The Dark Knight Rises

Such an enjoyable film! These are just some scattered thoughts.

This most recent take on the Batman story by director Christopher Nolan has been characterised by its brilliant baddies. A deep-seated desire for revenge fuels every one of the characters who rise above the throng of Gotham to engage in the struggle for its soul, and deception is very much the weapon of choice.

Despite having seen promo shots of Anne Hathaway in a catsuit, I was still delightfully surprised at her deft handling of the mask of Catwoman’s character. Gone is the weirdness and slight supernatural flavour given to the character Michelle Pfeiffer so memorably embodied. Here is a truly suitable partner for Bruce Wayne.

Perhaps it’s just my overactive crossword cortex, but I wondered at the link between her name, Selina Kyle, and the apt adjective ‘slinky’!

Bane was amazing. A true monster, right down to his buried heart. The tenderness with which his mask is repaired by the object of his affection was beautiful.

A few musical things stood out. The music that plays at Miranda Tate’s charity benefit (to which Bruce Wayne and Selina Kyle dance) is Ravel’s gorgeous ‘Pavane pour une infante défunte’, which translates as ‘Funeral music for a dead princess’. Later in the film, we learn just how much the death of a princess has brought about Gotham’s apocalypse.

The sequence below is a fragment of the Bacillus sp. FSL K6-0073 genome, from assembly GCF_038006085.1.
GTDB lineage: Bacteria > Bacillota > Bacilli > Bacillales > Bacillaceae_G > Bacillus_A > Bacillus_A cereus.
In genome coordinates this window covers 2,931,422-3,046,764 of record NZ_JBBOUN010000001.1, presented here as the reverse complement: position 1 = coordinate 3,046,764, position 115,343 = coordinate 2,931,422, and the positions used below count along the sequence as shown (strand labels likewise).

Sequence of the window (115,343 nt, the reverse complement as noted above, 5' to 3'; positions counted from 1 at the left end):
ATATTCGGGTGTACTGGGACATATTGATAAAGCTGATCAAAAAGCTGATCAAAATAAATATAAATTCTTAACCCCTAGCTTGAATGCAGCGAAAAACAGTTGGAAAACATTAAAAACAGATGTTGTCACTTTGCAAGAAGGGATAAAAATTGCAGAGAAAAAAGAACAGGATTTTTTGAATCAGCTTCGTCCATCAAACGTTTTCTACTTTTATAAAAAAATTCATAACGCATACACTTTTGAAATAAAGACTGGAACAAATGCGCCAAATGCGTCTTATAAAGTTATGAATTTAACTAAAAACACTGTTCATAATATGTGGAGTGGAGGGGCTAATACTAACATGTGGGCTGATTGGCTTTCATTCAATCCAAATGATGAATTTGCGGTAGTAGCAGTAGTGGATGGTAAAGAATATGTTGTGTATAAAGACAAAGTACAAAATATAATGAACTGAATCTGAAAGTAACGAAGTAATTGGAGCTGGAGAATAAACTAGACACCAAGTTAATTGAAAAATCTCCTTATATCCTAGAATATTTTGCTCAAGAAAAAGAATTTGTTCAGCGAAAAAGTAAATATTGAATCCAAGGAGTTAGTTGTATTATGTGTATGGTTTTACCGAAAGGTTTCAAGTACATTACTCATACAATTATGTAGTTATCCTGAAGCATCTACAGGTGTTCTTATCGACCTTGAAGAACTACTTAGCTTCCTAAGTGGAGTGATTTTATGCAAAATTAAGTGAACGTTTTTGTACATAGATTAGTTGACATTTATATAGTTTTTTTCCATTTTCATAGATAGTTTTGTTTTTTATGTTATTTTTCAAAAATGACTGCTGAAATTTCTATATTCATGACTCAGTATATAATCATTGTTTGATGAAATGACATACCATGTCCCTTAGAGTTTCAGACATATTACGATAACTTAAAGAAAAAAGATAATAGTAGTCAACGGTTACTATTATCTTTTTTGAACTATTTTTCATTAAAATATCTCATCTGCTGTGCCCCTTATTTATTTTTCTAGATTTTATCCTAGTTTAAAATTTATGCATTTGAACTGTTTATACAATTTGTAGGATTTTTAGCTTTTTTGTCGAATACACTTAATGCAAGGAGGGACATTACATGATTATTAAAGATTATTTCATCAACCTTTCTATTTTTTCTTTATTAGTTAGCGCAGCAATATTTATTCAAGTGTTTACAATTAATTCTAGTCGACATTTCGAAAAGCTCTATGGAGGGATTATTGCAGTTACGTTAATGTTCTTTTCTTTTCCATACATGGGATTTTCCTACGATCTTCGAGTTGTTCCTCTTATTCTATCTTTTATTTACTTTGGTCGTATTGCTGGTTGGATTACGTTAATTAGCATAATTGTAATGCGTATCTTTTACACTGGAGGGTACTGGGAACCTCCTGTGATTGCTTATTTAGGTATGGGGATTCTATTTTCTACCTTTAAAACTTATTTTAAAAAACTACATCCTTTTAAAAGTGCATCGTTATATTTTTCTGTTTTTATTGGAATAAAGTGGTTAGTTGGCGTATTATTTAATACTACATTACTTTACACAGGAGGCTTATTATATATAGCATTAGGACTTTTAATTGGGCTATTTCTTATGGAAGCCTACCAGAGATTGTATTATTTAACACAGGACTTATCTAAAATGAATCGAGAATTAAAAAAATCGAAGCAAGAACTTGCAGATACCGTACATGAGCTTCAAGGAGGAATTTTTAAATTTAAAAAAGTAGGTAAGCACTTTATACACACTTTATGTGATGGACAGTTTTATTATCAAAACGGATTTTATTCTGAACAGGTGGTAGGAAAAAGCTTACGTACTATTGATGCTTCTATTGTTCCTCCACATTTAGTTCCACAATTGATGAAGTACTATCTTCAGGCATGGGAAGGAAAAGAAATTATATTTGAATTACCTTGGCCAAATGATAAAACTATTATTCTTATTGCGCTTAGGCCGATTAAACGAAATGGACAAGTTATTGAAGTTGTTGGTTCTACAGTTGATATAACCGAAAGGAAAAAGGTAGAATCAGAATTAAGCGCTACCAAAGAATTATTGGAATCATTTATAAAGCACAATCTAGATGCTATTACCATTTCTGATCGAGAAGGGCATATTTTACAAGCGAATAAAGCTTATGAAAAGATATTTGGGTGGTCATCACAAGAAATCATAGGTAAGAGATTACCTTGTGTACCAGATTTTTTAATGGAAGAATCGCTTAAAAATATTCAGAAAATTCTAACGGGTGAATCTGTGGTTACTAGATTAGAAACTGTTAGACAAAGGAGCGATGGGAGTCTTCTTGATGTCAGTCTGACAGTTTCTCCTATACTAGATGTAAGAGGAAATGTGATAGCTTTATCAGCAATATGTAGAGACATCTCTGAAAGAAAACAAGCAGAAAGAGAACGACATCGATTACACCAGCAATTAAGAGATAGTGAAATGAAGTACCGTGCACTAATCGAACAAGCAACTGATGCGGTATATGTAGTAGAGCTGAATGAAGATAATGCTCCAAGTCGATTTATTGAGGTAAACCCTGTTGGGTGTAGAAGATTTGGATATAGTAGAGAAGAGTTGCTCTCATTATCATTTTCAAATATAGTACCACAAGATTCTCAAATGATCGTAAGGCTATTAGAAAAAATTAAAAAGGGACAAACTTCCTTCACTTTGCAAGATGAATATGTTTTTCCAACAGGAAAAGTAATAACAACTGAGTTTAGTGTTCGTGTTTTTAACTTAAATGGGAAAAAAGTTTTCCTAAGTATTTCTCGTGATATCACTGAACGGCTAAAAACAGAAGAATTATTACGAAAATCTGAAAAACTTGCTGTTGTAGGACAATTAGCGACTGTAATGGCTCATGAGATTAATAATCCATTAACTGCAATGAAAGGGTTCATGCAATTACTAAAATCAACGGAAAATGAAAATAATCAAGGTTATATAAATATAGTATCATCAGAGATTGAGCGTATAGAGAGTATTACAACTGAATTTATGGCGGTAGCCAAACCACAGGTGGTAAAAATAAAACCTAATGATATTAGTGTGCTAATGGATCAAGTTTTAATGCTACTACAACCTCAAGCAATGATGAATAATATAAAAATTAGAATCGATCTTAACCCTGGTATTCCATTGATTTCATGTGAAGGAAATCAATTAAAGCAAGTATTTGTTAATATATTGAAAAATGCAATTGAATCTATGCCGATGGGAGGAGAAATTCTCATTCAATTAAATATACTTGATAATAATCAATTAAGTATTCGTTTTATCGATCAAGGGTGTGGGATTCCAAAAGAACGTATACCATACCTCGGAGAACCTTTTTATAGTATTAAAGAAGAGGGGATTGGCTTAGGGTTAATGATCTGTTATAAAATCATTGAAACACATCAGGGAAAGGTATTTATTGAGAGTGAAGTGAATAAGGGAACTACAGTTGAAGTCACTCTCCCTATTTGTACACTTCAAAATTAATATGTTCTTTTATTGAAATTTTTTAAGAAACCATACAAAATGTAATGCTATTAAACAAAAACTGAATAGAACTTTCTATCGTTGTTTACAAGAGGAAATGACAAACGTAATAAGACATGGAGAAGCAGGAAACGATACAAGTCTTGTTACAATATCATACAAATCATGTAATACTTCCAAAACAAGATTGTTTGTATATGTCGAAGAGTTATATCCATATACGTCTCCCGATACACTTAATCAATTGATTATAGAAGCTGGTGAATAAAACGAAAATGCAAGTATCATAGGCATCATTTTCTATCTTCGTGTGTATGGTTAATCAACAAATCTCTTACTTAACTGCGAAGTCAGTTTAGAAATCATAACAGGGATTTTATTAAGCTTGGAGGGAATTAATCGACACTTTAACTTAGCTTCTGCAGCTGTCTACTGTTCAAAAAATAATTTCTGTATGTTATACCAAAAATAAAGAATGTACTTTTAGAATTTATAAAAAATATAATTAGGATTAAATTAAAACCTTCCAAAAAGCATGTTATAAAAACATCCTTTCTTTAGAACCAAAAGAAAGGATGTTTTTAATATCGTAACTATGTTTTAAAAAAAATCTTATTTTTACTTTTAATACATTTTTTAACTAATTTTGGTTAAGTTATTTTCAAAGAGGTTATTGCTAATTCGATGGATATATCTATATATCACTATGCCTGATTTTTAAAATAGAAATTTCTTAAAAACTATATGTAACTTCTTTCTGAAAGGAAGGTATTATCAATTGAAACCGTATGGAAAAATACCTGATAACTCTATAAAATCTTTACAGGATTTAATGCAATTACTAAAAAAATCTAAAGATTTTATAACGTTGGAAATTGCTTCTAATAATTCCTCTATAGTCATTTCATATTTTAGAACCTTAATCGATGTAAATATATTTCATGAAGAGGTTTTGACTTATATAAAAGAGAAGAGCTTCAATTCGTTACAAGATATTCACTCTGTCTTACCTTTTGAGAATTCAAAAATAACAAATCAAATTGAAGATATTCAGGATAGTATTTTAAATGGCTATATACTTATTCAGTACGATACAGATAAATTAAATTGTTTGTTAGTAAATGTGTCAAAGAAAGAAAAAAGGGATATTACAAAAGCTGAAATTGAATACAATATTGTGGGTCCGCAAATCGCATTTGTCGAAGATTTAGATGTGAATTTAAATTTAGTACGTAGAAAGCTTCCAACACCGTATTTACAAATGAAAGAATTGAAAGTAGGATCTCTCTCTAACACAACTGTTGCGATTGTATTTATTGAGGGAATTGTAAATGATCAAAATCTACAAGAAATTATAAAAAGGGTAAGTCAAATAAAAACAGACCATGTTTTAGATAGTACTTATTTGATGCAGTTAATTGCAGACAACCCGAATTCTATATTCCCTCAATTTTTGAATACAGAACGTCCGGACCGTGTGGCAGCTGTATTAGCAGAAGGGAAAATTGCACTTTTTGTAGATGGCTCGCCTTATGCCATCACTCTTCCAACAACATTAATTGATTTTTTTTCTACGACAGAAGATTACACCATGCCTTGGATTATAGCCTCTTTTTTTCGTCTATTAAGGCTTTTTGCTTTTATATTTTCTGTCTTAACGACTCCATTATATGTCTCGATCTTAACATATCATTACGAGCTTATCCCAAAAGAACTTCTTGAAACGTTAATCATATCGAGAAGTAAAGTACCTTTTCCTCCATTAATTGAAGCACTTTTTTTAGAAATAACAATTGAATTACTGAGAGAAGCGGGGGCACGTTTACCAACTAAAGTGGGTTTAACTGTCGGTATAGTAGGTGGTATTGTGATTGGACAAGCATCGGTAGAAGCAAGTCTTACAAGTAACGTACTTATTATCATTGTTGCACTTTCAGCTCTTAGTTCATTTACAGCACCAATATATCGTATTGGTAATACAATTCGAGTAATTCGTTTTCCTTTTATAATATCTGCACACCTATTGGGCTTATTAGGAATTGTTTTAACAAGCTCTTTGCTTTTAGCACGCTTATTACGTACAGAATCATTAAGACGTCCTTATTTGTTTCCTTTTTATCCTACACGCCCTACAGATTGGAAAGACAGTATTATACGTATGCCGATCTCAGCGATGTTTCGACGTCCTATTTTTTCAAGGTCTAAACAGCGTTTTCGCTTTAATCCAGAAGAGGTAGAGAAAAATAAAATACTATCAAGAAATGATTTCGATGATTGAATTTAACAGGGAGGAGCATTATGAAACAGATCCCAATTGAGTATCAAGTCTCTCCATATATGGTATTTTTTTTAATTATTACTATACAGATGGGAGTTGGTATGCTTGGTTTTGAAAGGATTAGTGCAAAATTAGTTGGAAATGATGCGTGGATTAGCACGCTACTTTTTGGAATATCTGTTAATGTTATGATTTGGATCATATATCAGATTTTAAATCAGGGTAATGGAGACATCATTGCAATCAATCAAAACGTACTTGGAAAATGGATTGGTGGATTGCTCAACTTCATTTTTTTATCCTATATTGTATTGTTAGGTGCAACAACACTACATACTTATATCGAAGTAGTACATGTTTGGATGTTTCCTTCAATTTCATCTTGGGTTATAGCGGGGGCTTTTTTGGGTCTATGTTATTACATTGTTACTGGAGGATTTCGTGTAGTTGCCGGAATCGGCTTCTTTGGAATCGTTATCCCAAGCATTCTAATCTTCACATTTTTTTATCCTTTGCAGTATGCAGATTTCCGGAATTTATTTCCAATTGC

There is a great moment, as Bruce Wayne fails in his second attempt to escape his prison, when the tensely pulsing strings suddenly chug to an embarrassed slower tempo. An extremely satisfying musical joke, pitched perfectly, as was all the humour in the film. (Sweeping generalisation, perhaps…your thoughts?)

Lovely reappearance by Cillian Murphy, who gets a great line as he pronounces sentence on an unfortunate victim. The hint of scarecrow in his costume was bang on.

One last thing I noticed was how the timescale of this trilogy is believable. There aren’t endless villains, nor is there endless time. A man – for that is what Batman is, after all – has but a short time to live. As remarkable as Bruce Wayne’s physical transformation is during the course of the film, he is not superhuman. There is a limit to personal vendetta. But, as this Olympic year has shown us, there is always a fresh generation of achievement, a fresh hunger to carry the ancient fire of the gods.

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